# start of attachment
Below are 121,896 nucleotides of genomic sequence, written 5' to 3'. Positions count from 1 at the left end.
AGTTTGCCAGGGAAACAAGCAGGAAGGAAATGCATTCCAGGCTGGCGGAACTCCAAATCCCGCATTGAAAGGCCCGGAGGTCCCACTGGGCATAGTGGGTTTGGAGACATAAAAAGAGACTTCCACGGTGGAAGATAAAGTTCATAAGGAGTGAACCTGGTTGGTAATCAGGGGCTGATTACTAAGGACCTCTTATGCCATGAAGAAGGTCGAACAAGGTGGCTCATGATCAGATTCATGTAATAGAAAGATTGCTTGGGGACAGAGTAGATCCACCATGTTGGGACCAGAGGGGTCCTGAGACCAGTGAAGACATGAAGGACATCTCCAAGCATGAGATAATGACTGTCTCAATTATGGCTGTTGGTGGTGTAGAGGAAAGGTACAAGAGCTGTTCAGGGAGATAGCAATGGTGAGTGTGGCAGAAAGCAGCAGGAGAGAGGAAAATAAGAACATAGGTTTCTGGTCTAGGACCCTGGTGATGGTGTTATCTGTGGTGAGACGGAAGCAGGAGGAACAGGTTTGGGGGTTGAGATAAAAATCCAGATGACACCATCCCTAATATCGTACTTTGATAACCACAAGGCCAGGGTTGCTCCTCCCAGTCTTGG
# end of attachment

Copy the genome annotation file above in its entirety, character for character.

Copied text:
Below are 121,896 nucleotides of genomic sequence, written 5' to 3'. Positions count from 1 at the left end.
AGTTTGCCAGGGAAACAAGCAGGAAGGAAATGCATTCCAGGCTGGCGGAACTCCAAATCCCGCATTGAAAGGCCCGGAGGTCCCACTGGGCATAGTGGGTTTGGAGACATAAAAAGAGACTTCCACGGTGGAAGATAAAGTTCATAAGGAGTGAACCTGGTTGGTAATCAGGGGCTGATTACTAAGGACCTCTTATGCCATGAAGAAGGTCGAACAAGGTGGCTCATGATCAGATTCATGTAATAGAAAGATTGCTTGGGGACAGAGTAGATCCACCATGTTGGGACCAGAGGGGTCCTGAGACCAGTGAAGACATGAAGGACATCTCCAAGCATGAGATAATGACTGTCTCAATTATGGCTGTTGGTGGTGTAGAGGAAAGGTACAAGAGCTGTTCAGGGAGATAGCAATGGTGAGTGTGGCAGAAAGCAGCAGGAGAGAGGAAAATAAGAACATAGGTTTCTGGTCTAGGACCCTGGTGATGGTGTTATCTGTGGTGAGACGGAAGCAGGAGGAACAGGTTTGGGGGTTGAGATAAAAATCCAGATGACACCATCCCTAATATCGTACTTTGATAACCACAAGGCCAGGGTTGCTCCTCCCAGTCTTGG